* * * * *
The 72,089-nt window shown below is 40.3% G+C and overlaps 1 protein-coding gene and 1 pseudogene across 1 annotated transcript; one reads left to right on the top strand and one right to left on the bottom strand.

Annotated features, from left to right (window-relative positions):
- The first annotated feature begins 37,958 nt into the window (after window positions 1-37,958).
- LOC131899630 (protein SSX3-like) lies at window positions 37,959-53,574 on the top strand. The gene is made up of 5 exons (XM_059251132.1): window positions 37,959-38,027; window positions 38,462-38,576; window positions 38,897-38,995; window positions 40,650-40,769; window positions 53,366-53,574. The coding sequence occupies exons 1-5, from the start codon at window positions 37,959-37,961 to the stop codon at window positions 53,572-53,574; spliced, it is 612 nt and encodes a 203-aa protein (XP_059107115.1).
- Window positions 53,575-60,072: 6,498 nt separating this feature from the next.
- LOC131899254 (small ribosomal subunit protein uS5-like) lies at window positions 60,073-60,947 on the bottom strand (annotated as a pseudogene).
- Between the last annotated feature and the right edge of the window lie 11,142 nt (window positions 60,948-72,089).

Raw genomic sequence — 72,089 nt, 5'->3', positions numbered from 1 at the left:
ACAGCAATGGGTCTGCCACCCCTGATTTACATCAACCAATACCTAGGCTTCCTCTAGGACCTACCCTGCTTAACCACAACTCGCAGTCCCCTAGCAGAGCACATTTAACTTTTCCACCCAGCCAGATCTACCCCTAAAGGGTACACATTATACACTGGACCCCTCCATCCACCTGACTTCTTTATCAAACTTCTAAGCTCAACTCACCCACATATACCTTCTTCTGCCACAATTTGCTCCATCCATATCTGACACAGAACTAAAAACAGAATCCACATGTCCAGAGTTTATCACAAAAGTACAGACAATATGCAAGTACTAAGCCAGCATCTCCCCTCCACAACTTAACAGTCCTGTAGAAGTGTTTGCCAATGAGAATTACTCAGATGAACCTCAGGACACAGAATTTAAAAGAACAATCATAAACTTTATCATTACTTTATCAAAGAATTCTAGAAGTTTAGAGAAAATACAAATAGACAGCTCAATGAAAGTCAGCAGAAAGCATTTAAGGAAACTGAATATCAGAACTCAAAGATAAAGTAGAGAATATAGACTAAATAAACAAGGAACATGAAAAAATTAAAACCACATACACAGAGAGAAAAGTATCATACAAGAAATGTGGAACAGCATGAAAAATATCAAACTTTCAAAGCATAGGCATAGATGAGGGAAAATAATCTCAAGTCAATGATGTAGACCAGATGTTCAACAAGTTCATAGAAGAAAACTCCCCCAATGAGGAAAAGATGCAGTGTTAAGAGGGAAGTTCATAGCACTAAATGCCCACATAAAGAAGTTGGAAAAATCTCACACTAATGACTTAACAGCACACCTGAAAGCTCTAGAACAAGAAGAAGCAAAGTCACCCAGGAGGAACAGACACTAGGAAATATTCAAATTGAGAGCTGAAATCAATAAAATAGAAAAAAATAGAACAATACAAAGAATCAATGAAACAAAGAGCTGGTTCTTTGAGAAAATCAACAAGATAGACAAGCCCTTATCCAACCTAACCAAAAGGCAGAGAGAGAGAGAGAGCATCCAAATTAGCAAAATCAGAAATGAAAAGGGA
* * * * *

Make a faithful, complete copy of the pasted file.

The 72,089-nt window shown below is 40.3% G+C and overlaps 1 protein-coding gene and 1 pseudogene across 1 annotated transcript; one reads left to right on the top strand and one right to left on the bottom strand.

Annotated features, from left to right (window-relative positions):
- The first annotated feature begins 37,958 nt into the window (after window positions 1-37,958).
- LOC131899630 (protein SSX3-like) lies at window positions 37,959-53,574 on the top strand. The gene is made up of 5 exons (XM_059251132.1): window positions 37,959-38,027; window positions 38,462-38,576; window positions 38,897-38,995; window positions 40,650-40,769; window positions 53,366-53,574. The coding sequence occupies exons 1-5, from the start codon at window positions 37,959-37,961 to the stop codon at window positions 53,572-53,574; spliced, it is 612 nt and encodes a 203-aa protein (XP_059107115.1).
- Window positions 53,575-60,072: 6,498 nt separating this feature from the next.
- LOC131899254 (small ribosomal subunit protein uS5-like) lies at window positions 60,073-60,947 on the bottom strand (annotated as a pseudogene).
- Between the last annotated feature and the right edge of the window lie 11,142 nt (window positions 60,948-72,089).

Raw genomic sequence — 72,089 nt, 5'->3', positions numbered from 1 at the left:
ACAGCAATGGGTCTGCCACCCCTGATTTACATCAACCAATACCTAGGCTTCCTCTAGGACCTACCCTGCTTAACCACAACTCGCAGTCCCCTAGCAGAGCACATTTAACTTTTCCACCCAGCCAGATCTACCCCTAAAGGGTACACATTATACACTGGACCCCTCCATCCACCTGACTTCTTTATCAAACTTCTAAGCTCAACTCACCCACATATACCTTCTTCTGCCACAATTTGCTCCATCCATATCTGACACAGAACTAAAAACAGAATCCACATGTCCAGAGTTTATCACAAAAGTACAGACAATATGCAAGTACTAAGCCAGCATCTCCCCTCCACAACTTAACAGTCCTGTAGAAGTGTTTGCCAATGAGAATTACTCAGATGAACCTCAGGACACAGAATTTAAAAGAACAATCATAAACTTTATCATTACTTTATCAAAGAATTCTAGAAGTTTAGAGAAAATACAAATAGACAGCTCAATGAAAGTCAGCAGAAAGCATTTAAGGAAACTGAATATCAGAACTCAAAGATAAAGTAGAGAATATAGACTAAATAAACAAGGAACATGAAAAAATTAAAACCACATACACAGAGAGAAAAGTATCATACAAGAAATGTGGAACAGCATGAAAAATATCAAACTTTCAAAGCATAGGCATAGATGAGGGAAAATAATCTCAAGTCAATGATGTAGACCAGATGTTCAACAAGTTCATAGAAGAAAACTCCCCCAATGAGGAAAAGATGCAGTGTTAAGAGGGAAGTTCATAGCACTAAATGCCCACATAAAGAAGTTGGAAAAATCTCACACTAATGACTTAACAGCACACCTGAAAGCTCTAGAACAAGAAGAAGCAAAGTCACCCAGGAGGAACAGACACTAGGAAATATTCAAATTGAGAGCTGAAATCAATAAAATAGAAAAAAATAGAACAATACAAAGAATCAATGAAACAAAGAGCTGGTTCTTTGAGAAAATCAACAAGATAGACAAGCCCTTATCCAACCTAACCAAAAGGCAGAGAGAGAGAGAGAGCATCCAAATTAGCAAAATCAGAAATGAAAAGGGA